This shot brings in a new element. This time, not only is the background blurred, but the foreground is blurred to. I have purposely kept the camera on the ground so blades of grass come in front of it. Because I am using a small f-stop number and locking focus on the model’s face, the area of focus develops around the model. Anything out of this area will come blurred. The bushes behind and the blades of grass in front are both out of the area of focus. Hence, both are blurred. This is at f2.8.
In this shot, I’ve focused on the drop to make sure it’s the sharpest. Just like the picture we saw before this one, you can see that both the foreground (the sand in front) and the background are blurred. That means I’m using a small f-stop number (f2.8 in this case). You can see that the only part of the sand which is in focus is that which is directly underneath the drop. This is because when I focus on the drop, the depth of field or the area of focus develops around the drop. Hence those things that are very close to it are the only ones that come out sharp.
Here you can see that the things around and near the squirrel are sharp but the background behind is blurred. This is shot at f6.3.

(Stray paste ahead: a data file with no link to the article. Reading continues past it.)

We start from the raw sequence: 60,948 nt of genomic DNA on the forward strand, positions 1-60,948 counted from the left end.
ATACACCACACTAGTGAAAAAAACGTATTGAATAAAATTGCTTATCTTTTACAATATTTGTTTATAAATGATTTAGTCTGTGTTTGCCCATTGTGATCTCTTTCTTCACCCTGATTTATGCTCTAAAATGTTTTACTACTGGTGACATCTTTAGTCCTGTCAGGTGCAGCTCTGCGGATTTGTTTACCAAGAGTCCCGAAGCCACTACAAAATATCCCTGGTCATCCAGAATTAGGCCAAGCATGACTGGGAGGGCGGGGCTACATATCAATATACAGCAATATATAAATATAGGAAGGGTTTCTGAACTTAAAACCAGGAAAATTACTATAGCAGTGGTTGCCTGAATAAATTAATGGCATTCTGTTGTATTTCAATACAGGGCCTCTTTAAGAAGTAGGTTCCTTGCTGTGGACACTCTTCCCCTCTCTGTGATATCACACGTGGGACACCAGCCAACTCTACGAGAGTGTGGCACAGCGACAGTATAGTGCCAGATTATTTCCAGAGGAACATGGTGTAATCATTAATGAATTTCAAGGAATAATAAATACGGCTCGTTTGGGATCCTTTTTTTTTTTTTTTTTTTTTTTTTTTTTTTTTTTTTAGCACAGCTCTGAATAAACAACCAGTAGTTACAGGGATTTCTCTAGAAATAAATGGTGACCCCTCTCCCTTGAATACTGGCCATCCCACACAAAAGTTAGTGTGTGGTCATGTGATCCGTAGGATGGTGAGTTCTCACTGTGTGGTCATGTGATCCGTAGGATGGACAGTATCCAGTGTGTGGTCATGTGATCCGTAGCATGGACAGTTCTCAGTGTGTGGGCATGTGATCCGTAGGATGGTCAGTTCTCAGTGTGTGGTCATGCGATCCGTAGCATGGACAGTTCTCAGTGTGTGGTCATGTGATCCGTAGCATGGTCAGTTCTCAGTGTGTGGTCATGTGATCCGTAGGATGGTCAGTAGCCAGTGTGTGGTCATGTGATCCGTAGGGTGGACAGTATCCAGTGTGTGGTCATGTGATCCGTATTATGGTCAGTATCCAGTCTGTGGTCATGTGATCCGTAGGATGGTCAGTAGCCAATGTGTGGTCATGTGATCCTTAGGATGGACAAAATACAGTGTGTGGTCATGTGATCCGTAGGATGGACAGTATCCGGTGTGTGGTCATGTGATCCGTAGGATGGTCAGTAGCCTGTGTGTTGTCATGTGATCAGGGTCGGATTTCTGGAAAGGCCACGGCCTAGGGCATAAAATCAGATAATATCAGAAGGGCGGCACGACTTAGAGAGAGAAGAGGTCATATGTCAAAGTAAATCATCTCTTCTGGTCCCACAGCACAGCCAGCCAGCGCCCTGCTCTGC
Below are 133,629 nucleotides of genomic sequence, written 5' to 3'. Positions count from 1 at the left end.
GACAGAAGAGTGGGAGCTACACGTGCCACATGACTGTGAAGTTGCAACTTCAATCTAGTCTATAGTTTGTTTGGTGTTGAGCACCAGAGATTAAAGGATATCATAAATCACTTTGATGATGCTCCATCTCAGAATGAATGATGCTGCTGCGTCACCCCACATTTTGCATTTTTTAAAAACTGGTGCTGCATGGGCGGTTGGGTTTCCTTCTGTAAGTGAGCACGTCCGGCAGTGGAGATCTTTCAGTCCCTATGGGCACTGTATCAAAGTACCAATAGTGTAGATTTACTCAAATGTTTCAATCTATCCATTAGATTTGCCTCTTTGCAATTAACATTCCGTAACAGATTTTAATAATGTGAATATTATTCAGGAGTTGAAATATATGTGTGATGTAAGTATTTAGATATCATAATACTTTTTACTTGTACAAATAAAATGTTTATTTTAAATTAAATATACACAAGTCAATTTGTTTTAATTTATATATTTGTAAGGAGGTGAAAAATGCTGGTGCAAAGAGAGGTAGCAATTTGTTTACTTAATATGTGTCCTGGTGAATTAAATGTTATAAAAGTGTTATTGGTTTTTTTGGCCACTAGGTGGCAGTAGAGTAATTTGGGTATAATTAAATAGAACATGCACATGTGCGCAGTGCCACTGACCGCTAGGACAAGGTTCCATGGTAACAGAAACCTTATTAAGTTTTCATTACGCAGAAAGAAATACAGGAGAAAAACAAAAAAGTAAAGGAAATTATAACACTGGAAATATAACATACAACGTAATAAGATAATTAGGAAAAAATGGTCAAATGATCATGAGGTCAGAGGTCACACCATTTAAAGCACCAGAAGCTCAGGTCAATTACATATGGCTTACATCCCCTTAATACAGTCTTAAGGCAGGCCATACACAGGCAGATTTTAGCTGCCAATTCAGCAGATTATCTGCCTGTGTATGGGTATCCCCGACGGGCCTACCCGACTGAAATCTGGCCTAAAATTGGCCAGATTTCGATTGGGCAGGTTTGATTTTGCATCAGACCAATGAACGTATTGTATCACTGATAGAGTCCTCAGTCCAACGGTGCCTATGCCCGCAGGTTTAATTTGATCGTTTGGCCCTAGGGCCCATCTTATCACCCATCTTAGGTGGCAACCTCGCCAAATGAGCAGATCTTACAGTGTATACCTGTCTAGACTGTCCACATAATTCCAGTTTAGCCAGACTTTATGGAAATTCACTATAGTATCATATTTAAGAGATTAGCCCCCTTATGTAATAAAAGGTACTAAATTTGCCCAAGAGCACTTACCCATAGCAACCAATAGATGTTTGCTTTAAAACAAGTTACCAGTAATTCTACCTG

You must have seen shots like these during the Diwali festival. Now you know what’s happening here. Those nice little spheres you see in the background are nothing but small lights that have been blurred using a small f-stop number. Simple, isn’t it? I’ve used the kit lens here and this is at f5.6.
Food photography involves the usage of a shallow depth of field all the time because in majority of the food shots, you have to blur whatever is in the background. But let’s suppose I wanted the mug of beer to be sharp too. Then what would I do? I would just increase the f-stop number to make the area of focus larger.
In food photography, it’s a usual practice to place the ingredients behind the main food item and blur them slightly. For instance, when shooting this mango cake, I’ve placed the mangoes behind it and used the smallest f-stop number to blur them. But the problem here, like in most food shots, is that the ingredients are very close to the food item. So there is a good chance that they can come within the area of focus even at smaller f-stops. Hence, for food photography, it’s a must that you use a lens that allows your f-stop number to go very low so you can decrease the area of focus considerably. Now your kit lens allows you to go down only till f3.5. This may not be enough. So a better option would be to use a lens like the 50mm f1.8. This lens will allow you to go to f1.8, thereby enabling you to blur something that is very close to the subject too. In the shot above, I’ve used an f-stop of f2.8. See the Recommended Equipments and Accessories section if you wish to purchase the 50mm f1.8 lens.